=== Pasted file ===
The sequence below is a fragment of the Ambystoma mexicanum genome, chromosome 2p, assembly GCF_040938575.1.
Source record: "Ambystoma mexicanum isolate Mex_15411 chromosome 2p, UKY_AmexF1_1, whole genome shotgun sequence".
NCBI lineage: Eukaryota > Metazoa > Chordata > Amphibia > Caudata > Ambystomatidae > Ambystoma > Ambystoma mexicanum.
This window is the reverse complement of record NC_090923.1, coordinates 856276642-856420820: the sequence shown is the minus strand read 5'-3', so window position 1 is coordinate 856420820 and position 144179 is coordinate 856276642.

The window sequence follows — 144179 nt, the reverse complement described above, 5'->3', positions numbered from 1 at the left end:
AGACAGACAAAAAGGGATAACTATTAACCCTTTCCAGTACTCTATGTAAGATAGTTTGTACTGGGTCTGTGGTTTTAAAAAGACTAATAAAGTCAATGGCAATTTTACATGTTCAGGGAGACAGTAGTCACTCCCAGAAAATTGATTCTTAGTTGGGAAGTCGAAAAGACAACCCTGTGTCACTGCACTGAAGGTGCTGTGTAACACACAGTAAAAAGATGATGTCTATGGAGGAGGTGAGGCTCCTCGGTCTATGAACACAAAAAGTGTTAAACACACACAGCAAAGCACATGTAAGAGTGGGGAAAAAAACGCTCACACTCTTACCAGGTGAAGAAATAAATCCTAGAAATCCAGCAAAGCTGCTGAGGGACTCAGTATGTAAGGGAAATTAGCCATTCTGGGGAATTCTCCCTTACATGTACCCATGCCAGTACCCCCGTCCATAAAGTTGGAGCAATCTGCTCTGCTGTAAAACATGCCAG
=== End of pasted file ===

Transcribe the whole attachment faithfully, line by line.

The sequence below is a fragment of the Ambystoma mexicanum genome, chromosome 2p, assembly GCF_040938575.1.
Source record: "Ambystoma mexicanum isolate Mex_15411 chromosome 2p, UKY_AmexF1_1, whole genome shotgun sequence".
NCBI lineage: Eukaryota > Metazoa > Chordata > Amphibia > Caudata > Ambystomatidae > Ambystoma > Ambystoma mexicanum.
This window is the reverse complement of record NC_090923.1, coordinates 856276642-856420820: the sequence shown is the minus strand read 5'-3', so window position 1 is coordinate 856420820 and position 144179 is coordinate 856276642.

The window sequence follows — 144179 nt, the reverse complement described above, 5'->3', positions numbered from 1 at the left end:
AGACAGACAAAAAGGGATAACTATTAACCCTTTCCAGTACTCTATGTAAGATAGTTTGTACTGGGTCTGTGGTTTTAAAAAGACTAATAAAGTCAATGGCAATTTTACATGTTCAGGGAGACAGTAGTCACTCCCAGAAAATTGATTCTTAGTTGGGAAGTCGAAAAGACAACCCTGTGTCACTGCACTGAAGGTGCTGTGTAACACACAGTAAAAAGATGATGTCTATGGAGGAGGTGAGGCTCCTCGGTCTATGAACACAAAAAGTGTTAAACACACACAGCAAAGCACATGTAAGAGTGGGGAAAAAAACGCTCACACTCTTACCAGGTGAAGAAATAAATCCTAGAAATCCAGCAAAGCTGCTGAGGGACTCAGTATGTAAGGGAAATTAGCCATTCTGGGGAATTCTCCCTTACATGTACCCATGCCAGTACCCCCGTCCATAAAGTTGGAGCAATCTGCTCTGCTGTAAAACATGCCAG